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The Best Christmas Music You’ve Never Heard: Goosebumps Guaranteed

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The despair and gloom of a sinful world gives way to an explosion of hope and unbridled joy

I was once a nominal Catholic, but even then I never stopped "celebrating" Christmas—at least all the traditions and trappings. The stupendous event of Christ’s coming to Earth remained in the background, its significance unexamined and unnoted while the charming glow of Christmases past and present remained.

If there are any Christians among our readers who find themselves so preoccupied with the traditions and trappings, the lights and the carols, that they haven’t set aside the time to examine the meaning of the Nativity, it’s not too late. Today, I offer you a bit of inspiration to get started: Alfred Reed’s magnificent “Russian Christmas Music.”

Reed called music "the greatest of all the communicative arts," and "Russian Christmas Music" is Exhibit A. It begins with the mournful sounds of a world mired in sin, without joy or hope. In the final strains of the closing movement, when the Son of God has broken through eternity into time, when He’s left his throne in heaven to assume our mortal flesh, and the angelic host fill the sky proclaiming the miracle of Christ’s birth, the music swells to a glorious crescendo of pealing bells, thundering percussion, and brass. This is the kind of music that captures the awesome wonder of Christ’s Incarnation and birth, and it is guaranteed to give you goosebumps.

There’s a fascinating story behind the composition, explained on Music Program Notes. In 1944, Reed was doing his military service with the Army Air Corps Band and only 23 years old—
 

when he was called upon to create what has become a masterpiece of the wind literature. It was in 1944, when optimism was running high with the successful invasion of France and Belgium by the Allied forces. A holiday band concert was planned by the city of Denver to further promote Russian-American unity with premiers of new works from both countries. … The Russian work was to have been Prokofiev’s March, Op. 99, but [the music director] discovered that it had already been performed in the United States … . With just 16 days until the concert, … Reed [was asked] to compose a new Russian work for the concert. Scouring the Corps’ music library, Reed found an authentic 16th-century Russian Christmas Song “Carol of the Little Russian Children” to use for an introductory theme. Drawing on his investigations of Eastern Orthodox liturgical music for other thematic ideas, he completed the score of Russian Christmas Music in 11 days; copyists took another two days to prepare parts for rehearsal. The music was first performed on December 12, 1944, on a nationwide NBC broadcast. A concert performance was given in Denver two days later.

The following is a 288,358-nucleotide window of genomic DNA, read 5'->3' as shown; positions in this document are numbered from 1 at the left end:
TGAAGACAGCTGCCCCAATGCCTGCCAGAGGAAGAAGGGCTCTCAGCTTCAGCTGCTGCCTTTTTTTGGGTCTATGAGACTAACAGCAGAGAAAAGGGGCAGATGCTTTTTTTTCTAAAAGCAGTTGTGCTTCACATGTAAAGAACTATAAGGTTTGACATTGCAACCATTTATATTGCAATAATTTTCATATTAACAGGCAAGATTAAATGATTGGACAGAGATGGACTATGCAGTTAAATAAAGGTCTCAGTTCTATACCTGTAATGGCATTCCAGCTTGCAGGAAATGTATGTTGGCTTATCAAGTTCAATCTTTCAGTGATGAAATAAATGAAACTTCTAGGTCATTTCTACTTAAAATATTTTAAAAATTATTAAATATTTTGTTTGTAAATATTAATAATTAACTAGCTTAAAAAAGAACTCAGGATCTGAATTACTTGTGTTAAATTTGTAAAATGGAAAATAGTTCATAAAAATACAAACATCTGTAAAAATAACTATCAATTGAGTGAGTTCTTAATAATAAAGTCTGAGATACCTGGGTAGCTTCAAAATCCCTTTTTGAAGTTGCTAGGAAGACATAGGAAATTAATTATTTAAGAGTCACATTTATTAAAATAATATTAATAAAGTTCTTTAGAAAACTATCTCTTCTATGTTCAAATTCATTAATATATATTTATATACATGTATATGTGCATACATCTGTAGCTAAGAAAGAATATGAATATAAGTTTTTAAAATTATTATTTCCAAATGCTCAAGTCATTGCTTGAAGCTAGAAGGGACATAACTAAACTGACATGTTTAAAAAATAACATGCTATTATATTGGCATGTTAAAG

Words, of course, can fall short of conveying the meaning of the mystery of God’s love for mankind and his coming to dwell among us to win our salvation. At the beginning of "The Gospel of Life," Pope St. John Paul II reminds us of two essential points:
 

"By his incarnation the Son of God has united himself in some fashion with every human being." … This saving event reveals to humanity not only the boundless love of God who "so loved the world that he gave his only Son" (Jn 3:16), but also the incomparable value of every human person (no. 2).

By taking on our flesh – becoming human in all things but sin – Jesus ennobled all human life. Our dignity derives from the truth that God created us in his image, and loves us to the point of becoming man, suffering and dying to win our redemption, and thus allowing the Holy Spirit to dwell in us.

Today, this understanding of human dignity is undermined by a materialist and dualistic view of the human person. Many regard the human body as something we inhabit, having no intrinsic value, except as a means of enjoying sensual pleasures. But once a body becomes burdensome or causes suffering, the growing view is that we have a right to dispose of it. Just last week, French President Fran

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